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Archeologists uncover hospital artifacts at notorious PoW camp

 

A camp identity tag was among the items uncovered by the excavation.
Danielk Frymark/Central Museum of Prisoners of War
Archeologists have uncovered a rare set of artifacts from a former hospital at the site of a notorious prisoner-of-war camp where more than 40,000 Allied captives, including Canadians, died during the Second World War.

The dig was conducted in an overgrown area of what was once the Lamsdorf PoW camp—specifically, the principal subcamp of Stalag VIII known as Stalag VIIIB in what is now Łambinowice, Poland. The  archeologists uncovered syringes, a razor fragment, underwear and uniform buttons, utensils and remnants of a heating stove.

“It was a part of the camp that had never before been the subject of field research,” said the project’s head, Dawid Kobiałka of the University of Łódź Institute of Archaeology in central Poland.

“Even the precise location of its individual buildings and their present state of preservation was unknown.”

Allied patients at the Stalag 344 lazarett, or military hospital, in February 1944.
Wikimedia
The camp was established during the Franco-Prussian War of 1870-71, when it held some 3,000 French PoWs. It expanded during the First World War, taking in more than 90,000 prisoners of various nationalities.

It was revived at the outset of the Second World War, initially to hold Polish PoWs but, by war’s end six years later, as many as 400,000 Allied prisoners from almost 50 countries had passed through the various stalags of Lamsdorf. Between 10,000 and 20,000 would be housed at a time in VIIIB—renamed Stalag 344 during a 1943 camp reorganization. They included Canadians, Americans, Britons, Soviets, Australians and Kiwis.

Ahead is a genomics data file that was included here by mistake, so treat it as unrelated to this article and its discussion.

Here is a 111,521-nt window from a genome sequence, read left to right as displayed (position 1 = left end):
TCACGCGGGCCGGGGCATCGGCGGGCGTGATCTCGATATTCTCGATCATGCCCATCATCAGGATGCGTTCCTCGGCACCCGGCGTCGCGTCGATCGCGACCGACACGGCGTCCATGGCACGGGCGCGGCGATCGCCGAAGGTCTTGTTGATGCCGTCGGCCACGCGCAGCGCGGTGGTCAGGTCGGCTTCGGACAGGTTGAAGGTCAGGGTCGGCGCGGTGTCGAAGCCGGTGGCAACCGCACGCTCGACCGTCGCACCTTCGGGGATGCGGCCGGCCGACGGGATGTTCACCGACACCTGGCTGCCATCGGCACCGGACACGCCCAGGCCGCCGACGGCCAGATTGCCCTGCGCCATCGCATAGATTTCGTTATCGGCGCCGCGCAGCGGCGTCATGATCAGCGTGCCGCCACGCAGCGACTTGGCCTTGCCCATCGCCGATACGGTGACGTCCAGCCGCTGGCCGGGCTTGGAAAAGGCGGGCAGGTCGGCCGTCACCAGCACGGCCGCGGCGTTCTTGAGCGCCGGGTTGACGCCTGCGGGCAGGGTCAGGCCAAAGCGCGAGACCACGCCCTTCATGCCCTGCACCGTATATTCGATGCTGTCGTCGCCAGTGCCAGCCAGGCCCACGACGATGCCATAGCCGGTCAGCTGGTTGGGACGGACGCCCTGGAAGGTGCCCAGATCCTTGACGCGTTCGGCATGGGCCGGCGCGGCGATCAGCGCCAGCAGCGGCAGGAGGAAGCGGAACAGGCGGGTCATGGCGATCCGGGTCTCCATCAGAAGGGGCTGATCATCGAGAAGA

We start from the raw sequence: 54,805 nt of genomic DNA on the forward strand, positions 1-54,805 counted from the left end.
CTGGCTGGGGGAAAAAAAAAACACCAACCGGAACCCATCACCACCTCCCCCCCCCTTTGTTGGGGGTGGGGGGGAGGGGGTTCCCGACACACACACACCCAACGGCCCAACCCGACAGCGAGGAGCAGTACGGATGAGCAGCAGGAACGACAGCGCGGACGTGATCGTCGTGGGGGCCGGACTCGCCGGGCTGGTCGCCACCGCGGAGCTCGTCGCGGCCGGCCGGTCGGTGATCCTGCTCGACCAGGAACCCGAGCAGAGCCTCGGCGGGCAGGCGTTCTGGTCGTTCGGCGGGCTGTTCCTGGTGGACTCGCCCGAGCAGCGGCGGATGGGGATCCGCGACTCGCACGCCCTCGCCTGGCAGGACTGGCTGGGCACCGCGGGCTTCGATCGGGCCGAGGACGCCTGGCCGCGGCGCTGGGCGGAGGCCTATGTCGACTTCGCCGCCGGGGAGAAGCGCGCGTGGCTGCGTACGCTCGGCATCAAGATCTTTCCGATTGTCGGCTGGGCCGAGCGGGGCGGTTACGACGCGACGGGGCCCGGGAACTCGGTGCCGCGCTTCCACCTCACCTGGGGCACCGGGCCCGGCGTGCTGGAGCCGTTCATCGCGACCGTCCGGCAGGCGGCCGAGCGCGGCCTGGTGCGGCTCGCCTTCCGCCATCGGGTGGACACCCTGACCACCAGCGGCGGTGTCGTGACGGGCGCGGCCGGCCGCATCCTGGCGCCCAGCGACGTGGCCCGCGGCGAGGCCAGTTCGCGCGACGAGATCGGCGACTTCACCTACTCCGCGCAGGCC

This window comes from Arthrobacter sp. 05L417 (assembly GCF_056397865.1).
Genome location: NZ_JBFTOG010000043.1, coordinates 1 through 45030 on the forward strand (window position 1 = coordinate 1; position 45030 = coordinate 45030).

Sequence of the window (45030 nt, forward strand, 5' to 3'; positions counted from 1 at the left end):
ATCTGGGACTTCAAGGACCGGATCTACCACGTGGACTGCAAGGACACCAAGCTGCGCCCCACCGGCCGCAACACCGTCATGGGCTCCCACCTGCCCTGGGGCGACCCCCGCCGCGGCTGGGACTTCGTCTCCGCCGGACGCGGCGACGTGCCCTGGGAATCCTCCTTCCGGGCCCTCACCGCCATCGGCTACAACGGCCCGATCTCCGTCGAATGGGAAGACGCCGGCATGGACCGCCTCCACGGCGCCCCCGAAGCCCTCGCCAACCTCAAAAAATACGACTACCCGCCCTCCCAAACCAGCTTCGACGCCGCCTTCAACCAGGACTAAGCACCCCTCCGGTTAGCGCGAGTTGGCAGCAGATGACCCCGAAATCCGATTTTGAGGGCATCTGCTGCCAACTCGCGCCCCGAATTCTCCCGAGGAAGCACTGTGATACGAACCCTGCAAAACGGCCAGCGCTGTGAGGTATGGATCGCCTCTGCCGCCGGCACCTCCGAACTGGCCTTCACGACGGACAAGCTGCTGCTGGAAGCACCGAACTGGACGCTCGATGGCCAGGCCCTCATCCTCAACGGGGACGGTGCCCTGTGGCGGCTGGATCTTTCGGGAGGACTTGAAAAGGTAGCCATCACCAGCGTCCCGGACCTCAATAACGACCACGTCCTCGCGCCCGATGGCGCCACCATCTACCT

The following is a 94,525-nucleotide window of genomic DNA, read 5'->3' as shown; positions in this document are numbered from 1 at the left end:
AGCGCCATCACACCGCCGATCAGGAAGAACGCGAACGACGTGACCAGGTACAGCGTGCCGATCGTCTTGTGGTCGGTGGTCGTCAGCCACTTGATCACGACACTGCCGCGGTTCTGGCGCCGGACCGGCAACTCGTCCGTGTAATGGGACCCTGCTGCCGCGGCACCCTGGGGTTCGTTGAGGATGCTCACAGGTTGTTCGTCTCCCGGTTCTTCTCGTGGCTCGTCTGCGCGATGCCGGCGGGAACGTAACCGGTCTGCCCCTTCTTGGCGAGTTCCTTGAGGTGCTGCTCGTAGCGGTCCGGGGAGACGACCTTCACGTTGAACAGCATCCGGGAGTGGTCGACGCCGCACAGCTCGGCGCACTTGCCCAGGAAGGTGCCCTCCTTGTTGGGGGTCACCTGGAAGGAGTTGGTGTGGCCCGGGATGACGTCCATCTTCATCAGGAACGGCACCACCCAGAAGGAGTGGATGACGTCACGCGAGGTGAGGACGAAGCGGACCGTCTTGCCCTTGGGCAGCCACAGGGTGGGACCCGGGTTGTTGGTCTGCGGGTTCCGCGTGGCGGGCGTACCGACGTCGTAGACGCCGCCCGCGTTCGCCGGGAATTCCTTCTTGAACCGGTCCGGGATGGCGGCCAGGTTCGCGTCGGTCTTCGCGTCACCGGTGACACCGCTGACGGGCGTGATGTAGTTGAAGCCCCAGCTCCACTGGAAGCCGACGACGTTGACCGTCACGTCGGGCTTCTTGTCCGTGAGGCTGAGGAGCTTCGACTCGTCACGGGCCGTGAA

In addition, there were more than 700 subsidiary arbeitskommandos, or work parties, comprised of lower ranks toiling away in coal mines, quarries, factories and on railroads across present-day southern Poland and northern Czechia, or Czech Republic.

“You will be able to guess why so many of you will have not yet had a visit,” Chaplain John Berry wrote in the February 1943 issue of the camp magazine, The Clarion.

A map of the Lamsdorf camp.
hubertbrooks.com
Non-commissioned officers and other enlisted Canadians captured during the disastrous August 1942 raid on Dieppe, France, were taken to Lamsdorf by rail, in cattle and boxcars. When German Red Cross workers tried to feed them at a railway station, the guards knocked the food from their hands.

When captive troops arrived at their destination eight to 10 days after the raid, they were in rough shape. Some were wounded; others had been beaten; all were wracked by hunger and thirst.

“These people just fell out—absolutely whacked,” said a British medical officer who witnessed the event. “Covered in excreta and in a terrible state.

“They’d been in there for days. Things we’d read about, and impossible to describe—the stench, the horror, the tragedy of it all.”

They were welcomed by the camp commandant, whose standard address, delivered via interpreter, went something like this: “For you the war is over. Germany’s enemies will soon sue for peace. Prisoners should be patient, as they will soon be sent home.”